Dziennik Eurowizyjny, who has attended today’s press conference, has announced some changes that will affect the performances of some of the competing countries. Initially, the EBU had revealed that all contestants would record their performances in their own countries without travelling to Warsaw. However, it looks like some of the delegations will do so because of financial reasons.
“Travel restrictions and the ongoing issues relating to the COVID-19 pandemic mean regrettably we cannot bring all the artists to Poland to compete in person at the Junior Eurovision Song Contest this year,” said Martin Österdahl, the Contest’s Executive Supervisor.
“We are determined however that the show must go on and that this competition, held annually since 2003, must continue. Despite the changes this year, all the talented youngsters chosen to represent their countries will still have an equal chance to shine, and, as is tradition, families from around the world will be able to vote for their favourite songs online.”, said Martin Österdahl, the Contest’s Executive Supervisor.
That’s what the chief of the contest said a few days ago. Recording all the performances in each country means that all the broadcasters have to build the same stage inside their studios, which has a high cost. For example, the Spanish broadcaster will spend a total amount of 16.700,00 euros, which includes the process of building the stage, equipment and technicians hired for this purpose. It looks like some broadcasters can’t afford such scenario, so they’ll travel to Warsaw to record their performances at TVP’s studios. What it’s clear is that all the performances will be broadcast pre-recorded and most of them will take place by the end of October. Also, they want to ensure all the participants will have equal opportunities no matter the country or its financial situation.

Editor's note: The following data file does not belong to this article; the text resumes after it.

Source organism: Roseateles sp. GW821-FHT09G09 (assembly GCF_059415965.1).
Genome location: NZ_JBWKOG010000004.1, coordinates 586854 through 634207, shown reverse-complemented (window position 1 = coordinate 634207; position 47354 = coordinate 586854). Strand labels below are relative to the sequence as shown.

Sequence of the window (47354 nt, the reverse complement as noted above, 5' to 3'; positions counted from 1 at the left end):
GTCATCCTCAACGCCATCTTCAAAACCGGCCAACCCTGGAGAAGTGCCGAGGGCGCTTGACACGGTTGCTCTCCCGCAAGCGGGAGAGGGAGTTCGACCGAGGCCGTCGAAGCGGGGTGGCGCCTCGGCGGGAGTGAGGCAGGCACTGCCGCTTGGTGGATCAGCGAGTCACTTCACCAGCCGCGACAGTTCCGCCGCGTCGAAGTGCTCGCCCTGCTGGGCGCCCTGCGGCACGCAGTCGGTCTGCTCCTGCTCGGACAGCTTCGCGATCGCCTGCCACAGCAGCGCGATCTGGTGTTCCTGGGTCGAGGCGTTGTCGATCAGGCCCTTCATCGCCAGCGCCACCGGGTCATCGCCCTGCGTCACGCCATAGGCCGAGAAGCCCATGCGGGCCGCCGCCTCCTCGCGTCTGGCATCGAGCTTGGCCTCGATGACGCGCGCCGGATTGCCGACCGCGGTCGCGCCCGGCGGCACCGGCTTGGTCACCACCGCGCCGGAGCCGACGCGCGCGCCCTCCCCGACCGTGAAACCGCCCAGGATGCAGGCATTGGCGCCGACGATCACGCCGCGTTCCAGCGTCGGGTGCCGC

“Bringing families together is a core mission of public service media and as we reimagine the Junior Eurovision Song Contest for the times we currently live in we are committed to ensuring that everyone taking part this year, from the young singers around Europe to the audience at home, enjoy a positive and unifying experience,” added Martin Österdahl. “We are grateful to all our colleagues at TVP for rising to the challenge of producing an ambitious live international TV production that will travel the world as well as “Move the World”.
We want the show to be modern, happy. We want to use the latest technologies. We’ll try our best to forget what’s happening in the world for the two-hours show, said TVP’s Marta Piekarska, the leader of this project.
This show format is followed closely by AVROTROS, the host broadcaster of Eurovision 2021, so they have some guidelines in case they need to follow the same procedure next May.
13 countries will take part in this year’s Junior Eurovision Song Contest which will take place on 29th November. Ida Nowakowska, Małgorzata Tomaszewska and Rafał Brzozowski will host the show live from Warsaw.